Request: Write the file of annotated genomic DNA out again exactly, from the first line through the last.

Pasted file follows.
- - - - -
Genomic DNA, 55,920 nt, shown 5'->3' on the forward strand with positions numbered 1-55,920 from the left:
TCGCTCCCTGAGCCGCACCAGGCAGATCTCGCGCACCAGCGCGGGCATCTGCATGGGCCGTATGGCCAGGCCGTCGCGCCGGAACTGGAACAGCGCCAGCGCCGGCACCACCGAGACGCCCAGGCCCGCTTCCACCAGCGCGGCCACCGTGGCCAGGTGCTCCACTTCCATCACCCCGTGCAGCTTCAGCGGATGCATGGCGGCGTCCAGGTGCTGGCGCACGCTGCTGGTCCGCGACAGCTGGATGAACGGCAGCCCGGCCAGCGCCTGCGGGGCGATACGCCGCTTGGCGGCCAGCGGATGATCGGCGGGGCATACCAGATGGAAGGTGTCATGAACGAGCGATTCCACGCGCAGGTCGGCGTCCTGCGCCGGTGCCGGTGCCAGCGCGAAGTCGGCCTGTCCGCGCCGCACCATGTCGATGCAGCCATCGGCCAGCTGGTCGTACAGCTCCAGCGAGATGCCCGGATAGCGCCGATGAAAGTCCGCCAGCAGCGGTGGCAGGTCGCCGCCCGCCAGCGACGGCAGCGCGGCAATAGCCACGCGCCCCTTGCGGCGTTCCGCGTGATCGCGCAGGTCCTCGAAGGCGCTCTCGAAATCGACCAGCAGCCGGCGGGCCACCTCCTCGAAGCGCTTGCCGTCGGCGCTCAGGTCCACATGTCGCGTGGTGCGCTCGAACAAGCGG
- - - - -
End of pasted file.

Genomic DNA, 55,920 nt, shown 5'->3' on the forward strand with positions numbered 1-55,920 from the left:
TCGCTCCCTGAGCCGCACCAGGCAGATCTCGCGCACCAGCGCGGGCATCTGCATGGGCCGTATGGCCAGGCCGTCGCGCCGGAACTGGAACAGCGCCAGCGCCGGCACCACCGAGACGCCCAGGCCCGCTTCCACCAGCGCGGCCACCGTGGCCAGGTGCTCCACTTCCATCACCCCGTGCAGCTTCAGCGGATGCATGGCGGCGTCCAGGTGCTGGCGCACGCTGCTGGTCCGCGACAGCTGGATGAACGGCAGCCCGGCCAGCGCCTGCGGGGCGATACGCCGCTTGGCGGCCAGCGGATGATCGGCGGGGCATACCAGATGGAAGGTGTCATGAACGAGCGATTCCACGCGCAGGTCGGCGTCCTGCGCCGGTGCCGGTGCCAGCGCGAAGTCGGCCTGTCCGCGCCGCACCATGTCGATGCAGCCATCGGCCAGCTGGTCGTACAGCTCCAGCGAGATGCCCGGATAGCGCCGATGAAAGTCCGCCAGCAGCGGTGGCAGGTCGCCGCCCGCCAGCGACGGCAGCGCGGCAATAGCCACGCGCCCCTTGCGGCGTTCCGCGTGATCGCGCAGGTCCTCGAAGGCGCTCTCGAAATCGACCAGCAGCCGGCGGGCCACCTCCTCGAAGCGCTTGCCGTCGGCGCTCAGGTCCACATGTCGCGTGGTGCGCTCGAACAAGCGG